'It will take time to rebuild trust,' Doreen Lawrence tells Met chief

Mother of Stephen Lawrence meets Sir Bernard Hogan-Howe at Scotland Yard to question the alleged smear campaign of the Special Demonstration Squad

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The Independent Online

Doreen Lawrence, the mother of murdered teenager Stephen Lawrence, has told the Metropolitan Police that it will "take time to gain back trust" after meeting with Sir Bernard Hogan-Howe to discuss the forces alleged smear campaign.

The conference was arranged after Peter Francis, a former undercover officer, claimed that attempts were made by the Special Demonstration Squad (SDS) to find information to smear the Lawrence family following the racist murder of her son in April 1993.

Sir Bernard said that, at the meeting, he would try to answer the 13 questions that Mrs Lawrence's lawyer Imran Khan has submitted about the claims. But he insisted that the call to hold a public inquiry was out of his hands.

"We can see if we can answer those questions, we can tell her what we're doing," he said. "At the end of the day all I have to offer is a police inquiry. Whether or not the Government or Parliament is persuaded by that, I can't really say any more than I have said already."

Speaking outside Scotland Yard after their discussion, Mrs Lawrence said: "Over the years we look at how many things have changed and how people are beginning to respond to things. Now, it's like taking a couple of steps back. It will take a while to gain back trust again."

She added that there is an important distinction to be maintained between officers in today's force and the authorities that presided over the investigation twenty years ago. Of Sir Bernard, she said: "He's a new person so I think my questions, even though he's now in charge, it has to go back to those other commissioners."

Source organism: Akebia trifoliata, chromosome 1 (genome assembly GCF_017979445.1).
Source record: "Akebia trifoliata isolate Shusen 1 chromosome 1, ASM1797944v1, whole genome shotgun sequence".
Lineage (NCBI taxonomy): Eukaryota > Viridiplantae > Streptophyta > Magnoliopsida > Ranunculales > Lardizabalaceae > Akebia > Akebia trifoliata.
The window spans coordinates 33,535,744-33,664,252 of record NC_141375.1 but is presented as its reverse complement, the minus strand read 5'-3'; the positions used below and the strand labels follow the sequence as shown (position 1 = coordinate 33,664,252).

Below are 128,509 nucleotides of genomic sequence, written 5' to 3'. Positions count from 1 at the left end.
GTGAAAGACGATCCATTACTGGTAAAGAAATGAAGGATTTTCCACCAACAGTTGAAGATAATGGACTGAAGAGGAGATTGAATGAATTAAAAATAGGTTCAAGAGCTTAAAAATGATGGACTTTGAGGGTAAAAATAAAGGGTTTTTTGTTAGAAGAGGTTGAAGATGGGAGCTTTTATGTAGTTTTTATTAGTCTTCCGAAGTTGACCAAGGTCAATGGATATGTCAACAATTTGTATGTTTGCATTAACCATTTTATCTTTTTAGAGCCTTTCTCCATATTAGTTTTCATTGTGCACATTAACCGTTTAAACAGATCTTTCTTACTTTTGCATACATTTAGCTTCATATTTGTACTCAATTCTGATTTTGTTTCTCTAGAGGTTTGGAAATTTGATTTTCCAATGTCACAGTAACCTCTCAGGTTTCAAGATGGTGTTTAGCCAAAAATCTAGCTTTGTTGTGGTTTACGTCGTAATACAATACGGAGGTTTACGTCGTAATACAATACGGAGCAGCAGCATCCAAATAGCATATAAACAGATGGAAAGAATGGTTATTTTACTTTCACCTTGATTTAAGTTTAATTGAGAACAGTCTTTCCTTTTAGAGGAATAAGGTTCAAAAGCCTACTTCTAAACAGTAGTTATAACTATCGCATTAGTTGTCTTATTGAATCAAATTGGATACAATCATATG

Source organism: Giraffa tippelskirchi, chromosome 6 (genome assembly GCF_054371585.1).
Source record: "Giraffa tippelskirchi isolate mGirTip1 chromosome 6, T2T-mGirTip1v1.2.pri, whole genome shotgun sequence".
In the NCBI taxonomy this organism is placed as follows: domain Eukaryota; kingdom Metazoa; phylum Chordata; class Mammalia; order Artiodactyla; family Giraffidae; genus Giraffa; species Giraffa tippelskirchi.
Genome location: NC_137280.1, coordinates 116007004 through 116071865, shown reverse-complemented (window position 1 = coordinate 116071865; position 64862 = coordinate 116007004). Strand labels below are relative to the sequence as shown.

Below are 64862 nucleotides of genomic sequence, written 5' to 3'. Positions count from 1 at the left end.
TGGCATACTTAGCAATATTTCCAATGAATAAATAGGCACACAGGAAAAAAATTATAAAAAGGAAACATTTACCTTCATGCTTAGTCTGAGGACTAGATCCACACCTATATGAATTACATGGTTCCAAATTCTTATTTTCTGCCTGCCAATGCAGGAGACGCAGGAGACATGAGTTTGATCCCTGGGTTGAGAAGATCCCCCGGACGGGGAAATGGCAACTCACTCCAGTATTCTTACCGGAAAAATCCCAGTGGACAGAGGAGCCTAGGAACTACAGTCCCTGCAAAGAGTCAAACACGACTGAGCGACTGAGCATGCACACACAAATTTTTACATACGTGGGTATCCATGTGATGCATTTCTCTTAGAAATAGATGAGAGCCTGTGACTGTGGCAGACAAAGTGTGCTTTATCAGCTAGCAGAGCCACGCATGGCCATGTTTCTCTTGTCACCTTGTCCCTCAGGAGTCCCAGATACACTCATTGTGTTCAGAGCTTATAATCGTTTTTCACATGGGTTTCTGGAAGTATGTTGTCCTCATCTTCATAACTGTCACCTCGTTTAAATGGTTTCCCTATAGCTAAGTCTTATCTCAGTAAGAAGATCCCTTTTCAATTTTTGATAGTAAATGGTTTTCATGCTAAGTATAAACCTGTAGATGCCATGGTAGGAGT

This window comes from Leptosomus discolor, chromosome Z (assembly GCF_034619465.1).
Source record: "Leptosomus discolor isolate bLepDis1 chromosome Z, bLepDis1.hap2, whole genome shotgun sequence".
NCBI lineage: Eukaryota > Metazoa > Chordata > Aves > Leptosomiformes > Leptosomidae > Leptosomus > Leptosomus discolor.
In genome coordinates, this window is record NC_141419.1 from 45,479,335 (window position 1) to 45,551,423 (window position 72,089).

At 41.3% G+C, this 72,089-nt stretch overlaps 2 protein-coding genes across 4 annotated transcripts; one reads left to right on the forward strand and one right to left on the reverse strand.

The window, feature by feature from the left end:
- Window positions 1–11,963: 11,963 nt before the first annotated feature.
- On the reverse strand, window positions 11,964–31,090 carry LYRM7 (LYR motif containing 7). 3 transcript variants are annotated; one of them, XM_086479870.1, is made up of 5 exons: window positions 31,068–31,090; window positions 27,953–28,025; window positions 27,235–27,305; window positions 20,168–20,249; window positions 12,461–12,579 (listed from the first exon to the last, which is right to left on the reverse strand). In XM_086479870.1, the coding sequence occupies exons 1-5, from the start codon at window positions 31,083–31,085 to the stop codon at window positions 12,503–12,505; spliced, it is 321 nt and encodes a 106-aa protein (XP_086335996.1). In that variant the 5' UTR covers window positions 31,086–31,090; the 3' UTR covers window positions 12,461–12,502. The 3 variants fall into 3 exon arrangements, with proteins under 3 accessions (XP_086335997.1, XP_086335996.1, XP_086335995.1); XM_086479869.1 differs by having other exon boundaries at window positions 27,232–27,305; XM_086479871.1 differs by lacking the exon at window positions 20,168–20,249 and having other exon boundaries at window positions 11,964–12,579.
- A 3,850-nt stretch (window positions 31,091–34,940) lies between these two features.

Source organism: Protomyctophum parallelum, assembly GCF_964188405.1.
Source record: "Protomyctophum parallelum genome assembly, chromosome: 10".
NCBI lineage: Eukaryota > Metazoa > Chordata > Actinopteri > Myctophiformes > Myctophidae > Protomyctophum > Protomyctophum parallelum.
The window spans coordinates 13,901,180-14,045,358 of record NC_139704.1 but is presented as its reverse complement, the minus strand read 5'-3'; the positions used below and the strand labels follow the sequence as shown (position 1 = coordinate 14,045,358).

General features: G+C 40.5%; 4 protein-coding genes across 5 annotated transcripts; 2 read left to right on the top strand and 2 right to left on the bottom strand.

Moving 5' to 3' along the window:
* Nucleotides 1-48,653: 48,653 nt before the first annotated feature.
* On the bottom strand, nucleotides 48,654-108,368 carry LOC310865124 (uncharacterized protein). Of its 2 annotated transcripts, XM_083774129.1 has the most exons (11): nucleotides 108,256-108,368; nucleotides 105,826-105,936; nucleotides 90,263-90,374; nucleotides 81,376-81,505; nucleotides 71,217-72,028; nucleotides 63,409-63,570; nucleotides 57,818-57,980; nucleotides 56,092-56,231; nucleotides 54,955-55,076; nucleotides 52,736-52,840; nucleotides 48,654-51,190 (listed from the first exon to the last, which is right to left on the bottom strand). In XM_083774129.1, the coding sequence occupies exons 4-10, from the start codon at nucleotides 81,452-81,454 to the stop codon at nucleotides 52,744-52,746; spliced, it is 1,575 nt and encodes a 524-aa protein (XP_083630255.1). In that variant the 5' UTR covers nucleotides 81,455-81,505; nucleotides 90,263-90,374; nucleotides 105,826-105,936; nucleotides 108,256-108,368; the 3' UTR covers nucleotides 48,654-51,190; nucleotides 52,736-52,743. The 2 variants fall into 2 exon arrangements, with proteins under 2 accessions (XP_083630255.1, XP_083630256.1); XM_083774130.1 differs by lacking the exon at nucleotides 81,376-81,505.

"It is going to take some time to build that trust up again. I think that people at times felt that they were beginning to – we had the public inquiry, we've had so many things that happened over the years." But, she said, this new revelation had destroyed some of that trust in the police and the authorities.

In a statement after the meeting, Hogan-Howe said the discussion had been constructive. "These are serious allegations and I understand why the Lawrence family want answers quickly," he said. "I am determined for Operation Herne to establish the facts as quickly as possible for an operation of this size."

The meeting comes as Greater Manchester Police begin their own investigation. It has been claimed the force's Special Branch sent a memo in August 1998 to all divisions seeking information on "groups or individuals" expected to attend the Manchester-based Macpherson inquiry into the police handling of the Lawrence murder case.

Mrs Lawrence also met Theresa May, the Home Secretary, at the Home Office on Thursday to urge her to hold a full public investigation.

Mrs May said earlier this week that the claims could be examined by two existing inquiries - a police investigation into the activities of undercover officers and another led by Mark Ellison QC into allegations of corruption in the original investigation into Stephen's murder.

Speaking after lobbying the Home Secretary, Mrs Lawrence said: "She said all options are open and she explained about the different reviews that are going on at the moment and how it could be expanded.

"I made my point quite clear. For the past 20 years the fact that we as a family have been talking about corruption and we have undercover officers trying to smear our family. I want answers. I want to know who was the senior officer who signed that off.

"We had no idea this was going on from 1993 until 1997."

Sir Bernard said that he has asked Mick Creedon, the officer from Derbyshire Police leading the inquiry into the SDS, to prioritise the Lawrence claims.

The SDS was set up in 1968 and was dissolved in 2008. Undercover officers from the SDS have also been accused of fathering children with women who did not know their true identity.

Stephen's father Neville wants a judge-led public inquiry, claiming that the current investigations are not enough to get to the truth.